Streaky Bay and Ceduna
Updated: May 25, 2020
15 April 2018
My tattered old copy of the Lonely Planet had us visiting Murphy's Haystacks and driving the coastline looking unsuccessfully for seals. This was the first of many times on our safari that we ended up on a dirt back road going goodness knows where.
We arrived in Streaky late in the afternoon and I convinced the family that we should stay in the council's dusty RV park. It was on the side of the sports field. Not only did the kids have plenty of room to play, but also it saved us a more expensive stay in the caravan park.
We set up the caravan and took the bikes off the new carrier that we'd gone to considerable effort to find and fit. Although we were running out of daylight, we managed a quick bike ride to the jetty before the sun went down.
The next day we visited a huge replica great white shark. We'd read about the monstrous beast in Alison Lester's book Are we there yet? We put our heads into the shark's mouth too!
Drew and I decided that we would check out some of the bush camping areas along the Westall Way Loop so that we might avoid too many days in the characterless RV park. We were keen to spend a relaxing few days camping next to the waves.
We stopped at Tractor Beach and then High Cliff. The kids had a great time running down the sand hills all the way to a rocky platform by the water's edge. They were covered in sand.
I told them that we needed to get going and find a camping spot, but they raced away crying "just one more time".
Eventually Chase arrived at the car without his brother. I was more annoyed than worried, until Ollie turned up sobbing. He'd been walking up the sandy track, tripped and fallen on a sharp rock. He was obviously in a fair amount of pain.
One quick look at the gash on Ollie's kneecap told me all I needed to know. He was in shock and bordering on hysterical. Damn-it - this wasn't in the holiday script! I knew we'd be going back to Adelaide.
Drew raided the first aid kit and bound up Ollie's knee. There wasn't too much blood but it was a gaping hole, full of sand.
We spent most of the day at the Streaky Bay Hospital. The nursing staff and the town's only doctor were fantastic. Ollie was frightened and in a lot of pain. At 7pm we were collected by ambulance and taken to the air strip flight for a flight on the Royal Flying Doctor Service back to Adelaide.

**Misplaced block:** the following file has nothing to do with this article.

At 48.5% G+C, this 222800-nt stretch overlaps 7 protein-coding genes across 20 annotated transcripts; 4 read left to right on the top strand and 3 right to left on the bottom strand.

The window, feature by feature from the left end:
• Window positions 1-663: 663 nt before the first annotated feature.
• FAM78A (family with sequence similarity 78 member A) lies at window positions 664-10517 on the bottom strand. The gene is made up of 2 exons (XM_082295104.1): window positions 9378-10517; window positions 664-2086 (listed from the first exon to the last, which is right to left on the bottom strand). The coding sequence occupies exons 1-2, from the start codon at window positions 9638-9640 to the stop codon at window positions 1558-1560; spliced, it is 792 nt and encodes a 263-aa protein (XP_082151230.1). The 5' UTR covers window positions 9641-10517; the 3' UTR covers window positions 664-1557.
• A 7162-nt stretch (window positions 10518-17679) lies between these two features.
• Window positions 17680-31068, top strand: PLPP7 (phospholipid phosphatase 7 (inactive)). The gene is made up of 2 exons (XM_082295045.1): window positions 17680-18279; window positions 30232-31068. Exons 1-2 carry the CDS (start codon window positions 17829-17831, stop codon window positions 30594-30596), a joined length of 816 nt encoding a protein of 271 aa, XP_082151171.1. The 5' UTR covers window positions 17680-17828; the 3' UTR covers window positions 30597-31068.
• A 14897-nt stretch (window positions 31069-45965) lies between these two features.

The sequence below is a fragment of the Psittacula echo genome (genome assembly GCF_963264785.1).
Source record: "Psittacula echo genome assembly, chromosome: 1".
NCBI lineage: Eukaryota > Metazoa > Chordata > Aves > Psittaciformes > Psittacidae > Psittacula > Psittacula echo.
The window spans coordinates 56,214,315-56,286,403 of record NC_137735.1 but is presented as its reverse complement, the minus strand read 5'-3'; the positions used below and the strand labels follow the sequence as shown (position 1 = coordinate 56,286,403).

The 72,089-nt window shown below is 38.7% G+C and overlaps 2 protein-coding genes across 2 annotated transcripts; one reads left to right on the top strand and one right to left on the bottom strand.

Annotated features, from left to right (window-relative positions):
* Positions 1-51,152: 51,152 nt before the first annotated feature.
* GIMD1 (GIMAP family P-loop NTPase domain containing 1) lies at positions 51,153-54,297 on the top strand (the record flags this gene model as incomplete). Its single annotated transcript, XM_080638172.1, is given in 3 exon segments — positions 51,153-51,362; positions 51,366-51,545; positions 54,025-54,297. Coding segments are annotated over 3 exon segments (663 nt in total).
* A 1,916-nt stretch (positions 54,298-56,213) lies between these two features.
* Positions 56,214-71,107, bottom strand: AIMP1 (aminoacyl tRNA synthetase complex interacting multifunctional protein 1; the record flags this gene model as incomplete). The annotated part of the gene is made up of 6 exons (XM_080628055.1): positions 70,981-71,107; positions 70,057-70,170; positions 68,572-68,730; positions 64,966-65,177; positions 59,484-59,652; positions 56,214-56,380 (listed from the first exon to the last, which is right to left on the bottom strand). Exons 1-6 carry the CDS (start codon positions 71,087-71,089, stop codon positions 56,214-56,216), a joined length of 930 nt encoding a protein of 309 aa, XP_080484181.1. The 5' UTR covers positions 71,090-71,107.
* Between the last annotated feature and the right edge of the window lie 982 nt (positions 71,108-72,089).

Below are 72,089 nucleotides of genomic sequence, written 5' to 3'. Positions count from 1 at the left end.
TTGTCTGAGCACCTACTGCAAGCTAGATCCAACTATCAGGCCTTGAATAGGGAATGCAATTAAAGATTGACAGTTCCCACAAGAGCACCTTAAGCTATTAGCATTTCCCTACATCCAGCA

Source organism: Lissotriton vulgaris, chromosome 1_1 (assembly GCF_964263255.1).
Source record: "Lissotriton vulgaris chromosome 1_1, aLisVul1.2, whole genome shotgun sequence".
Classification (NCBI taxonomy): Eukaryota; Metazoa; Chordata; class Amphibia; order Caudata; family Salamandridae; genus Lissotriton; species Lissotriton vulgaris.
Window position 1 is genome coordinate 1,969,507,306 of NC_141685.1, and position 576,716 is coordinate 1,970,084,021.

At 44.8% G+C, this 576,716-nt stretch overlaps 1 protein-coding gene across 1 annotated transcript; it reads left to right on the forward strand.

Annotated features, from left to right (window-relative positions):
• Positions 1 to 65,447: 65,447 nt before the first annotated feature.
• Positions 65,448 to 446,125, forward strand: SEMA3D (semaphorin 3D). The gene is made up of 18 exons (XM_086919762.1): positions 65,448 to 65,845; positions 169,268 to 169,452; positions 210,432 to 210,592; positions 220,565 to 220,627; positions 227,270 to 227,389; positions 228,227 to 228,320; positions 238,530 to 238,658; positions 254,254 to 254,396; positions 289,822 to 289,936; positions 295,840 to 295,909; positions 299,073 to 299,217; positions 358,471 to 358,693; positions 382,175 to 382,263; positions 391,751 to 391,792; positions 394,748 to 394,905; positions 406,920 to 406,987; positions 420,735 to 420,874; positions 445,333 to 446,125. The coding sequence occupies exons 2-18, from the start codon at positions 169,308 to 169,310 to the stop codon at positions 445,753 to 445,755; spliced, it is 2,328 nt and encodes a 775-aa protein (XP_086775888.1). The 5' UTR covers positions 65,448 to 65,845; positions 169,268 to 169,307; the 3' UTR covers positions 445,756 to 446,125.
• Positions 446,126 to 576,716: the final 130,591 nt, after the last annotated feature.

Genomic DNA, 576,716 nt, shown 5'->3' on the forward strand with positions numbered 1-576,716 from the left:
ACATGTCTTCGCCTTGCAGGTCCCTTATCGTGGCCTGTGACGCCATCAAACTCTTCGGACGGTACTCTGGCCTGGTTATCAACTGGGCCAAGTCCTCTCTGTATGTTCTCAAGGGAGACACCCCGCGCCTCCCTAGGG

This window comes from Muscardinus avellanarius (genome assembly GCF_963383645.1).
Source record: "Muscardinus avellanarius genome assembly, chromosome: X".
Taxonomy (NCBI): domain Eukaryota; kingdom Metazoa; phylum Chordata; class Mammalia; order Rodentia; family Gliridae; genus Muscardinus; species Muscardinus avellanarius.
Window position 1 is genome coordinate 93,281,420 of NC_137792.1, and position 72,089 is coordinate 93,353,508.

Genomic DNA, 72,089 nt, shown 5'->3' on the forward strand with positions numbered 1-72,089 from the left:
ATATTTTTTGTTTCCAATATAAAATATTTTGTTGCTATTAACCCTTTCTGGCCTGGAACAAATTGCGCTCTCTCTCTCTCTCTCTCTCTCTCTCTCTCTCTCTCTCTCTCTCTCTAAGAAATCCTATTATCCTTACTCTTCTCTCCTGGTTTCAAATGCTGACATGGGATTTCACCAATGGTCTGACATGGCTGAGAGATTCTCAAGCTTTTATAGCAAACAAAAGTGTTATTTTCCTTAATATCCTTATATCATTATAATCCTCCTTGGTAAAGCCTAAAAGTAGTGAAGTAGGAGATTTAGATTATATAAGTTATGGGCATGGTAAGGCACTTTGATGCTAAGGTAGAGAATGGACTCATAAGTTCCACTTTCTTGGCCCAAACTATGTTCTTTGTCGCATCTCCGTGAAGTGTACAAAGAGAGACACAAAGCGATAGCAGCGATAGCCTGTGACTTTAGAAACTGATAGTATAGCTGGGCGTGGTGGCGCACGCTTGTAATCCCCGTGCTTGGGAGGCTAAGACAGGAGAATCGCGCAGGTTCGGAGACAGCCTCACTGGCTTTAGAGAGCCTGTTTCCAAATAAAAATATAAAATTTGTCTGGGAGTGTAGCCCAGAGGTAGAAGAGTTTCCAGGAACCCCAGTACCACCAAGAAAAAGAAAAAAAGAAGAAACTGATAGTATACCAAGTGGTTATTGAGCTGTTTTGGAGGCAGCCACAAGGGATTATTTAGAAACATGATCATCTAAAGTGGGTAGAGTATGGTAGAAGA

I looked out the window at Drew and Chase while we were waiting for the plane to take off. Chase was crying and it made me want to cry too. It had been a long, tough day on him as well, but he had insisted on coming to the air strip to wave goodbye.
We detoured to Port Lincoln to pick up another sick child. We experienced first hand the challenges of health care in the outback and quickly came to understand the importance of the wonderful RFDS service. The plane was full - pilot, nurse, two kids and two mums - so I sat up the front with the pilot.
After more trauma in the emergency department, we finally made it onto the ward at 1am, exhausted and ready for sleep.
Ollie had surgery and luckily the damage wasn't as bad as it had looked. I came down with an awful lurgy which put me in a bad way. Drew and Chase stayed one more night in Streaky before travelling to Ceduna, where it was easier for us to secure return flights from Adelaide.
We flew back to Ceduna after two nights in the Women and Children's hospital. Ollie's full-leg brace made it difficult for him to sit in the small plane. We hadn't seen much of Streaky Bay other than the hospital. Looks like we'll have to save that for another trip.
Chase bought flowers and made a card for Ollie. He loves Ollie a lot, even though they fight.
We were keen to put the accident behind us and move on but first we had a look around Ceduna, viewed some beautiful Aboriginal artwork and visited Port Thevanard and the local fishos.